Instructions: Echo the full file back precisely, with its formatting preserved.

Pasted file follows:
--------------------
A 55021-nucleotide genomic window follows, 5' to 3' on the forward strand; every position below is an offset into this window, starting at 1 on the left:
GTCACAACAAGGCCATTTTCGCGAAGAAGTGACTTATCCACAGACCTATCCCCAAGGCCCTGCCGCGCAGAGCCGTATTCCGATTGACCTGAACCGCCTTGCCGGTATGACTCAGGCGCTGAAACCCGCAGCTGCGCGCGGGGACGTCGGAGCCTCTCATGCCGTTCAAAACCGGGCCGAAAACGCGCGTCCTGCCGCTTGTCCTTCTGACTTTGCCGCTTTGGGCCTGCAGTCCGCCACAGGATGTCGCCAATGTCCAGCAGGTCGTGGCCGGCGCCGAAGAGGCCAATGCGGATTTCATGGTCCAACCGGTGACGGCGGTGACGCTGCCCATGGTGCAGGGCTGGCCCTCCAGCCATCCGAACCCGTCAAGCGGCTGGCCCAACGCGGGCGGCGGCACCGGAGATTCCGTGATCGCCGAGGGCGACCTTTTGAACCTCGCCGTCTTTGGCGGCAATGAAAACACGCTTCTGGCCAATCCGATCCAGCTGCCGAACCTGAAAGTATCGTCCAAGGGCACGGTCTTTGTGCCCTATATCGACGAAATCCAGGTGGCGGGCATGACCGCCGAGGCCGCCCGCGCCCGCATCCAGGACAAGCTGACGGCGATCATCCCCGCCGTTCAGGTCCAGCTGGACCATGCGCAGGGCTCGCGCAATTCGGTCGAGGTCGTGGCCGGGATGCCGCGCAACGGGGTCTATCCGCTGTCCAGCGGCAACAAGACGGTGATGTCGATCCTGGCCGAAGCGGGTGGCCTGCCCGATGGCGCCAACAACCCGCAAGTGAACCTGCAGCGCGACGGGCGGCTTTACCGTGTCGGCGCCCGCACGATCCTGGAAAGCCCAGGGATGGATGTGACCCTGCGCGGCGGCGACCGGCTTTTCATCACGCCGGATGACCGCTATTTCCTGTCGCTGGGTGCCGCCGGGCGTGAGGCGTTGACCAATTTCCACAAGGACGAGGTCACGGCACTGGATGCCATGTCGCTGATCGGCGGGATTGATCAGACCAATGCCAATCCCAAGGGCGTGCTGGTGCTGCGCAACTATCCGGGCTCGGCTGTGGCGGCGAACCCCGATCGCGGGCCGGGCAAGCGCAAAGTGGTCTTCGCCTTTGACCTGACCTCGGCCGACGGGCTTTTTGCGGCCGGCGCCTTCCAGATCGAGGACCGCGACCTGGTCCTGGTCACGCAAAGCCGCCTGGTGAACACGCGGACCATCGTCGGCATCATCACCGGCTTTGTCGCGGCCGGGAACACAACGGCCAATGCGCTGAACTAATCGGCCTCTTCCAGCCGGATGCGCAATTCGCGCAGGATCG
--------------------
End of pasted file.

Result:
A 55021-nucleotide genomic window follows, 5' to 3' on the forward strand; every position below is an offset into this window, starting at 1 on the left:
GTCACAACAAGGCCATTTTCGCGAAGAAGTGACTTATCCACAGACCTATCCCCAAGGCCCTGCCGCGCAGAGCCGTATTCCGATTGACCTGAACCGCCTTGCCGGTATGACTCAGGCGCTGAAACCCGCAGCTGCGCGCGGGGACGTCGGAGCCTCTCATGCCGTTCAAAACCGGGCCGAAAACGCGCGTCCTGCCGCTTGTCCTTCTGACTTTGCCGCTTTGGGCCTGCAGTCCGCCACAGGATGTCGCCAATGTCCAGCAGGTCGTGGCCGGCGCCGAAGAGGCCAATGCGGATTTCATGGTCCAACCGGTGACGGCGGTGACGCTGCCCATGGTGCAGGGCTGGCCCTCCAGCCATCCGAACCCGTCAAGCGGCTGGCCCAACGCGGGCGGCGGCACCGGAGATTCCGTGATCGCCGAGGGCGACCTTTTGAACCTCGCCGTCTTTGGCGGCAATGAAAACACGCTTCTGGCCAATCCGATCCAGCTGCCGAACCTGAAAGTATCGTCCAAGGGCACGGTCTTTGTGCCCTATATCGACGAAATCCAGGTGGCGGGCATGACCGCCGAGGCCGCCCGCGCCCGCATCCAGGACAAGCTGACGGCGATCATCCCCGCCGTTCAGGTCCAGCTGGACCATGCGCAGGGCTCGCGCAATTCGGTCGAGGTCGTGGCCGGGATGCCGCGCAACGGGGTCTATCCGCTGTCCAGCGGCAACAAGACGGTGATGTCGATCCTGGCCGAAGCGGGTGGCCTGCCCGATGGCGCCAACAACCCGCAAGTGAACCTGCAGCGCGACGGGCGGCTTTACCGTGTCGGCGCCCGCACGATCCTGGAAAGCCCAGGGATGGATGTGACCCTGCGCGGCGGCGACCGGCTTTTCATCACGCCGGATGACCGCTATTTCCTGTCGCTGGGTGCCGCCGGGCGTGAGGCGTTGACCAATTTCCACAAGGACGAGGTCACGGCACTGGATGCCATGTCGCTGATCGGCGGGATTGATCAGACCAATGCCAATCCCAAGGGCGTGCTGGTGCTGCGCAACTATCCGGGCTCGGCTGTGGCGGCGAACCCCGATCGCGGGCCGGGCAAGCGCAAAGTGGTCTTCGCCTTTGACCTGACCTCGGCCGACGGGCTTTTTGCGGCCGGCGCCTTCCAGATCGAGGACCGCGACCTGGTCCTGGTCACGCAAAGCCGCCTGGTGAACACGCGGACCATCGTCGGCATCATCACCGGCTTTGTCGCGGCCGGGAACACAACGGCCAATGCGCTGAACTAATCGGCCTCTTCCAGCCGGATGCGCAATTCGCGCAGGATCG